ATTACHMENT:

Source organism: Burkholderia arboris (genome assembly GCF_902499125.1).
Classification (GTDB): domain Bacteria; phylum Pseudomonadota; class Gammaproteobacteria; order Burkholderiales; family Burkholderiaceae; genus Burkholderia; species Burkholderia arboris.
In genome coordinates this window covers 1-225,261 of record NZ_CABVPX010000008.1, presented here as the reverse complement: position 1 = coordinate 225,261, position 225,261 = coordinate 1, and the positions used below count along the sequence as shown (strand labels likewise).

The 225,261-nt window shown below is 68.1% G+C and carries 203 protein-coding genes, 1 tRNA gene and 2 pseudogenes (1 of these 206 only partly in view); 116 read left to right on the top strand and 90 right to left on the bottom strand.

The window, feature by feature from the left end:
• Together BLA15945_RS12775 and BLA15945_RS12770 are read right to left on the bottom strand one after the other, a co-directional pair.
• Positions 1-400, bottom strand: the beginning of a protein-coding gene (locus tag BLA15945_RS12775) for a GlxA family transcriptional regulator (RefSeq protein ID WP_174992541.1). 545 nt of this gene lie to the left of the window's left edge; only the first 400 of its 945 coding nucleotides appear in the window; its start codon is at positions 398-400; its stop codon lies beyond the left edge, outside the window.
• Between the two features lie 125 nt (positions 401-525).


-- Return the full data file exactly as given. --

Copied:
Source organism: Burkholderia arboris (genome assembly GCF_902499125.1).
Classification (GTDB): domain Bacteria; phylum Pseudomonadota; class Gammaproteobacteria; order Burkholderiales; family Burkholderiaceae; genus Burkholderia; species Burkholderia arboris.
In genome coordinates this window covers 1-225,261 of record NZ_CABVPX010000008.1, presented here as the reverse complement: position 1 = coordinate 225,261, position 225,261 = coordinate 1, and the positions used below count along the sequence as shown (strand labels likewise).

The 225,261-nt window shown below is 68.1% G+C and carries 203 protein-coding genes, 1 tRNA gene and 2 pseudogenes (1 of these 206 only partly in view); 116 read left to right on the top strand and 90 right to left on the bottom strand.

The window, feature by feature from the left end:
• Together BLA15945_RS12775 and BLA15945_RS12770 are read right to left on the bottom strand one after the other, a co-directional pair.
• Positions 1-400, bottom strand: the beginning of a protein-coding gene (locus tag BLA15945_RS12775) for a GlxA family transcriptional regulator (RefSeq protein ID WP_174992541.1). 545 nt of this gene lie to the left of the window's left edge; only the first 400 of its 945 coding nucleotides appear in the window; its start codon is at positions 398-400; its stop codon lies beyond the left edge, outside the window.
• Between the two features lie 125 nt (positions 401-525).